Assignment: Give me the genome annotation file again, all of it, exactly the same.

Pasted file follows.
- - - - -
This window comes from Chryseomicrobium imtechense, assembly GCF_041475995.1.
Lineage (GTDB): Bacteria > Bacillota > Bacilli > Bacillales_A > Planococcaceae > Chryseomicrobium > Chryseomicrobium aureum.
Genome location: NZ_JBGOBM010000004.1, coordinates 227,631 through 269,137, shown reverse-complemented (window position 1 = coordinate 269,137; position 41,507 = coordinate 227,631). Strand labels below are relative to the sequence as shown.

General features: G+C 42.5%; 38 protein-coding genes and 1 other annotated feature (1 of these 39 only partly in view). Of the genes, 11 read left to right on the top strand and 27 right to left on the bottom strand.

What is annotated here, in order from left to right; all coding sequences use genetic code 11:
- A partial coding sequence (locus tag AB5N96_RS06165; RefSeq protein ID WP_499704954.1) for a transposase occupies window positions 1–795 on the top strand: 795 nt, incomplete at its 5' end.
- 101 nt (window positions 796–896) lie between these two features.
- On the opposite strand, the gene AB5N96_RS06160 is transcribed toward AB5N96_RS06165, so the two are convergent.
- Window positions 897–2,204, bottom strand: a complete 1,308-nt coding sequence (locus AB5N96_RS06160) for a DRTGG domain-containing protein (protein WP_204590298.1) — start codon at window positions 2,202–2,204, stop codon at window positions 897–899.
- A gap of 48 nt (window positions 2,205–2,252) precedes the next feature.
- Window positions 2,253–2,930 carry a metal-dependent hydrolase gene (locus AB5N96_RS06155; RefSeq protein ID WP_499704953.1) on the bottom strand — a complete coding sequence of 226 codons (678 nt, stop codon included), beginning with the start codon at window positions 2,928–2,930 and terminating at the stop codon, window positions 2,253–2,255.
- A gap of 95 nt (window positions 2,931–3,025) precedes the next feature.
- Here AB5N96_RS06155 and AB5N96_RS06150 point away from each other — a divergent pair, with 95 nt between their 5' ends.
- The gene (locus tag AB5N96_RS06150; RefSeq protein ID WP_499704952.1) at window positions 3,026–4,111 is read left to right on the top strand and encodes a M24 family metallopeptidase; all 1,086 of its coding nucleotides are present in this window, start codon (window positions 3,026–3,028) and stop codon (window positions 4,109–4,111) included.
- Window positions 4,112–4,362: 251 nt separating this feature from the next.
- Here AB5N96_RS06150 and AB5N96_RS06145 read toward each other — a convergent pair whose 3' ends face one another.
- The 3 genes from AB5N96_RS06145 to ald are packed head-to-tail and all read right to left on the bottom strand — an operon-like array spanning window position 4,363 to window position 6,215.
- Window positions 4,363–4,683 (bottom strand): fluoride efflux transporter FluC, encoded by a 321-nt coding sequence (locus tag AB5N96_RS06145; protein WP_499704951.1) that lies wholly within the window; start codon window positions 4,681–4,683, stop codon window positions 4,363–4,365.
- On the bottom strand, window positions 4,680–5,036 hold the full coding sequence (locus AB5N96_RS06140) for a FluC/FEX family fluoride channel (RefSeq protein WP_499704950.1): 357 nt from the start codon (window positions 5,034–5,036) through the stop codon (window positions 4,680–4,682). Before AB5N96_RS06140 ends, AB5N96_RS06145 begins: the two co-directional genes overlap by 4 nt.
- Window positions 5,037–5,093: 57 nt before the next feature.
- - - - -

This window comes from Chryseomicrobium imtechense, assembly GCF_041475995.1.
Lineage (GTDB): Bacteria > Bacillota > Bacilli > Bacillales_A > Planococcaceae > Chryseomicrobium > Chryseomicrobium aureum.
Genome location: NZ_JBGOBM010000004.1, coordinates 227,631 through 269,137, shown reverse-complemented (window position 1 = coordinate 269,137; position 41,507 = coordinate 227,631). Strand labels below are relative to the sequence as shown.

General features: G+C 42.5%; 38 protein-coding genes and 1 other annotated feature (1 of these 39 only partly in view). Of the genes, 11 read left to right on the top strand and 27 right to left on the bottom strand.

What is annotated here, in order from left to right; all coding sequences use genetic code 11:
- A partial coding sequence (locus tag AB5N96_RS06165; RefSeq protein ID WP_499704954.1) for a transposase occupies window positions 1–795 on the top strand: 795 nt, incomplete at its 5' end.
- 101 nt (window positions 796–896) lie between these two features.
- On the opposite strand, the gene AB5N96_RS06160 is transcribed toward AB5N96_RS06165, so the two are convergent.
- Window positions 897–2,204, bottom strand: a complete 1,308-nt coding sequence (locus AB5N96_RS06160) for a DRTGG domain-containing protein (protein WP_204590298.1) — start codon at window positions 2,202–2,204, stop codon at window positions 897–899.
- A gap of 48 nt (window positions 2,205–2,252) precedes the next feature.
- Window positions 2,253–2,930 carry a metal-dependent hydrolase gene (locus AB5N96_RS06155; RefSeq protein ID WP_499704953.1) on the bottom strand — a complete coding sequence of 226 codons (678 nt, stop codon included), beginning with the start codon at window positions 2,928–2,930 and terminating at the stop codon, window positions 2,253–2,255.
- A gap of 95 nt (window positions 2,931–3,025) precedes the next feature.
- Here AB5N96_RS06155 and AB5N96_RS06150 point away from each other — a divergent pair, with 95 nt between their 5' ends.
- The gene (locus tag AB5N96_RS06150; RefSeq protein ID WP_499704952.1) at window positions 3,026–4,111 is read left to right on the top strand and encodes a M24 family metallopeptidase; all 1,086 of its coding nucleotides are present in this window, start codon (window positions 3,026–3,028) and stop codon (window positions 4,109–4,111) included.
- Window positions 4,112–4,362: 251 nt separating this feature from the next.
- Here AB5N96_RS06150 and AB5N96_RS06145 read toward each other — a convergent pair whose 3' ends face one another.
- The 3 genes from AB5N96_RS06145 to ald are packed head-to-tail and all read right to left on the bottom strand — an operon-like array spanning window position 4,363 to window position 6,215.
- Window positions 4,363–4,683 (bottom strand): fluoride efflux transporter FluC, encoded by a 321-nt coding sequence (locus tag AB5N96_RS06145; protein WP_499704951.1) that lies wholly within the window; start codon window positions 4,681–4,683, stop codon window positions 4,363–4,365.
- On the bottom strand, window positions 4,680–5,036 hold the full coding sequence (locus AB5N96_RS06140) for a FluC/FEX family fluoride channel (RefSeq protein WP_499704950.1): 357 nt from the start codon (window positions 5,034–5,036) through the stop codon (window positions 4,680–4,682). Before AB5N96_RS06140 ends, AB5N96_RS06145 begins: the two co-directional genes overlap by 4 nt.
- Window positions 5,037–5,093: 57 nt before the next feature.